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Characterization of the Early Sex Hormone Milieu Post Injury and Relationship With Resuscitation Requirements and Coagulopathy

This study has been completed.
Sponsor:
ClinicalTrials.gov Identifier:
NCT01485419
First Posted: December 5, 2011
Last Update Posted: March 29, 2017
The safety and scientific validity of this study is the responsibility of the study sponsor and investigators. Listing a study does not mean it has been evaluated by the U.S. Federal Government. Read our disclaimer for details.
Information provided by (Responsible Party):
Jason Sperry, University of Pittsburgh
  Purpose
Traumatic injury is a major public health problem with an immense societal cost. Despite improvements in trauma management, patients continue to suffer significant morbidity and mortality. Evidence suggests that males and females tolerate severe injury differently with a greater protection afforded to females. Determining the mechanisms responsible for these sex-based outcome differences after injury, focusing specifically on the early sex-hormone environment post-injury, may allow those at highest risk for poor outcome to be predicted and promote interventions that can improve outcomes for all injured patients. The goal of this study is to determine if the early sex hormone environment soon after injury has effects on the intensity of the immune response, resuscitation and blood transfusion requirements, and important clinical outcomes including mortality, organ failure and infection, following significant injury.

Condition
Traumatic Injury

Study Type: Observational
Study Design: Observational Model: Cohort
Time Perspective: Prospective
Official Title: Characterization of the Early Sex Hormone Milieu Post Injury and Relationship With Resuscitation Requirements and Coagulopathy

Resource links provided by NLM:


Further study details as provided by Jason Sperry, University of Pittsburgh:

Primary Outcome Measures:
  • Multiple Organ Failure [ Time Frame: 7 days ]

Enrollment: 292
Study Start Date: January 2011
Study Completion Date: December 2012
Primary Completion Date: September 2012 (Final data collection date for primary outcome measure)
  Eligibility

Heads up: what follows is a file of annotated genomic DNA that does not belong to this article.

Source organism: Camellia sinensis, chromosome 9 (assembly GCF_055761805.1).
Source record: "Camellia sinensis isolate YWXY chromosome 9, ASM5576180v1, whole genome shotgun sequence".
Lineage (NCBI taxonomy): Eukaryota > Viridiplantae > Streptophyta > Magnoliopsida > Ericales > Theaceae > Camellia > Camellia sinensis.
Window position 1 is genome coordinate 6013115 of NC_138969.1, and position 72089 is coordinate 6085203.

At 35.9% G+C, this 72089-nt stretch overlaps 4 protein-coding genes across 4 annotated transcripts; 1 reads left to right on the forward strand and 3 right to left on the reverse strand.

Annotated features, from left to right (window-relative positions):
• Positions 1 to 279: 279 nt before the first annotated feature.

Information from the National Library of Medicine

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Ages Eligible for Study:   18 Years to 90 Years   (Adult, Senior)
Sexes Eligible for Study:   All
Accepts Healthy Volunteers:   No
Sampling Method:   Non-Probability Sample
Study Population
Injured patients requiring ICU admission who arrive within 6 hours of injury
Criteria

Inclusion Criteria:

Injury, ICU admission

Exclusion Criteria:

Isolated TBI, Admission beyond 6 hours

  Contacts and Locations
Information from the National Library of Medicine

To learn more about this study, you or your doctor may contact the study research staff using the contact information provided by the sponsor.

Please refer to this study by its ClinicalTrials.gov identifier (NCT number): NCT01485419


Locations
United States, Pennsylvania
UPMC
Pittsburgh, Pennsylvania, United States, 15261
Sponsors and Collaborators
University of Pittsburgh
Investigators
Principal Investigator: Jason Sperry, MD, MPH University of Pittsburgh
  More Information

Responsible Party: Jason Sperry, Assistant Professor of Surgery and Critical Care, University of Pittsburgh
ClinicalTrials.gov Identifier: NCT01485419     History of Changes
Other Study ID Numbers: NTI early sex hormone trial
First Submitted: December 1, 2011
First Posted: December 5, 2011
Last Update Posted: March 29, 2017
Last Verified: March 2017

Keywords provided by Jason Sperry, University of Pittsburgh:
Sex hormones
Testosterone
Estradiol

Additional relevant MeSH terms:
Wounds and Injuries
Blood Coagulation Disorders
Hemostatic Disorders
Hematologic Diseases
Vascular Diseases
Cardiovascular Diseases
Hemorrhagic Disorders
Hormones
Hormones, Hormone Substitutes, and Hormone Antagonists
Physiological Effects of Drugs